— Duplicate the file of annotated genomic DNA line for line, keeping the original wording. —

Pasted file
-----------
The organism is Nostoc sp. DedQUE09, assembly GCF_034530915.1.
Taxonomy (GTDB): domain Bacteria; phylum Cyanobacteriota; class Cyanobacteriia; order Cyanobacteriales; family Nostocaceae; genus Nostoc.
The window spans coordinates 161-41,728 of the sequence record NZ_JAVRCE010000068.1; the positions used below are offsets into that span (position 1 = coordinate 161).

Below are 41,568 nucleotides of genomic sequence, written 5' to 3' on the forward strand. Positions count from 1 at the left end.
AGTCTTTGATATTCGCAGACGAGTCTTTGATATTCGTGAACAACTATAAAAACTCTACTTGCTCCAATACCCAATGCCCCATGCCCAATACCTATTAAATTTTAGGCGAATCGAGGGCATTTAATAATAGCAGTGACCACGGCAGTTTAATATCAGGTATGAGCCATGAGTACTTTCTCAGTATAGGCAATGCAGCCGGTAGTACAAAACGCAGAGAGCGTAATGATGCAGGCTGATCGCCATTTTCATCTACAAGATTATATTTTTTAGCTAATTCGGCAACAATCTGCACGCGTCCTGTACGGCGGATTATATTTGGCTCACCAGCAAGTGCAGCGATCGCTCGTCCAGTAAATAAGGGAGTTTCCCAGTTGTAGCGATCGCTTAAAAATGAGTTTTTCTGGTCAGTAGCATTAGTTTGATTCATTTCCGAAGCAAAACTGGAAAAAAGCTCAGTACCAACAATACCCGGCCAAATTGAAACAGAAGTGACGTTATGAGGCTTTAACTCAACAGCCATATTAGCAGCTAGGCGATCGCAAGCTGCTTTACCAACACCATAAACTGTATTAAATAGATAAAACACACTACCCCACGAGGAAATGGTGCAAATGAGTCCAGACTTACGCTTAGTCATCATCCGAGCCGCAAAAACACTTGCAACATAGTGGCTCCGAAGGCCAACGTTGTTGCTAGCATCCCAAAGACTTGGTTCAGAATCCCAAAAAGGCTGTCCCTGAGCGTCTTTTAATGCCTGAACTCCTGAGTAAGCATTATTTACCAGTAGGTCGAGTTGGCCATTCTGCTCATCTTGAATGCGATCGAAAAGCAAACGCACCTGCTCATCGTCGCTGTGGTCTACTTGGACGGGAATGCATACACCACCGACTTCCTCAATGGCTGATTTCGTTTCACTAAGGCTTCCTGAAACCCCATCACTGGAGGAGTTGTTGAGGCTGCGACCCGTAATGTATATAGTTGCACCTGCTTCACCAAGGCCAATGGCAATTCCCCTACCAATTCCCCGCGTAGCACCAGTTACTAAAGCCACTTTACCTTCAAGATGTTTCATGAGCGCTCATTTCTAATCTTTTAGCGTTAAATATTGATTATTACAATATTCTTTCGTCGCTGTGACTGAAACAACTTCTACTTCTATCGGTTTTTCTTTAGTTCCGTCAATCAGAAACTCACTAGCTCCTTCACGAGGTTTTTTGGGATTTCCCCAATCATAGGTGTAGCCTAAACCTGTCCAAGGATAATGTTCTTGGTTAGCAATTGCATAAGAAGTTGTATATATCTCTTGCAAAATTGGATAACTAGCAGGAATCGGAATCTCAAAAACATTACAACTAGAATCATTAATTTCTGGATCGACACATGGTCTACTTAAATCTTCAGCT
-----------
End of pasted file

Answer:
The organism is Nostoc sp. DedQUE09, assembly GCF_034530915.1.
Taxonomy (GTDB): domain Bacteria; phylum Cyanobacteriota; class Cyanobacteriia; order Cyanobacteriales; family Nostocaceae; genus Nostoc.
The window spans coordinates 161-41,728 of the sequence record NZ_JAVRCE010000068.1; the positions used below are offsets into that span (position 1 = coordinate 161).

Below are 41,568 nucleotides of genomic sequence, written 5' to 3' on the forward strand. Positions count from 1 at the left end.
AGTCTTTGATATTCGCAGACGAGTCTTTGATATTCGTGAACAACTATAAAAACTCTACTTGCTCCAATACCCAATGCCCCATGCCCAATACCTATTAAATTTTAGGCGAATCGAGGGCATTTAATAATAGCAGTGACCACGGCAGTTTAATATCAGGTATGAGCCATGAGTACTTTCTCAGTATAGGCAATGCAGCCGGTAGTACAAAACGCAGAGAGCGTAATGATGCAGGCTGATCGCCATTTTCATCTACAAGATTATATTTTTTAGCTAATTCGGCAACAATCTGCACGCGTCCTGTACGGCGGATTATATTTGGCTCACCAGCAAGTGCAGCGATCGCTCGTCCAGTAAATAAGGGAGTTTCCCAGTTGTAGCGATCGCTTAAAAATGAGTTTTTCTGGTCAGTAGCATTAGTTTGATTCATTTCCGAAGCAAAACTGGAAAAAAGCTCAGTACCAACAATACCCGGCCAAATTGAAACAGAAGTGACGTTATGAGGCTTTAACTCAACAGCCATATTAGCAGCTAGGCGATCGCAAGCTGCTTTACCAACACCATAAACTGTATTAAATAGATAAAACACACTACCCCACGAGGAAATGGTGCAAATGAGTCCAGACTTACGCTTAGTCATCATCCGAGCCGCAAAAACACTTGCAACATAGTGGCTCCGAAGGCCAACGTTGTTGCTAGCATCCCAAAGACTTGGTTCAGAATCCCAAAAAGGCTGTCCCTGAGCGTCTTTTAATGCCTGAACTCCTGAGTAAGCATTATTTACCAGTAGGTCGAGTTGGCCATTCTGCTCATCTTGAATGCGATCGAAAAGCAAACGCACCTGCTCATCGTCGCTGTGGTCTACTTGGACGGGAATGCATACACCACCGACTTCCTCAATGGCTGATTTCGTTTCACTAAGGCTTCCTGAAACCCCATCACTGGAGGAGTTGTTGAGGCTGCGACCCGTAATGTATATAGTTGCACCTGCTTCACCAAGGCCAATGGCAATTCCCCTACCAATTCCCCGCGTAGCACCAGTTACTAAAGCCACTTTACCTTCAAGATGTTTCATGAGCGCTCATTTCTAATCTTTTAGCGTTAAATATTGATTATTACAATATTCTTTCGTCGCTGTGACTGAAACAACTTCTACTTCTATCGGTTTTTCTTTAGTTCCGTCAATCAGAAACTCACTAGCTCCTTCACGAGGTTTTTTGGGATTTCCCCAATCATAGGTGTAGCCTAAACCTGTCCAAGGATAATGTTCTTGGTTAGCAATTGCATAAGAAGTTGTATATATCTCTTGCAAAATTGGATAACTAGCAGGAATCGGAATCTCAAAAACATTACAACTAGAATCATTAATTTCTGGATCGACACATGGTCTACTTAAATCTTCAGCT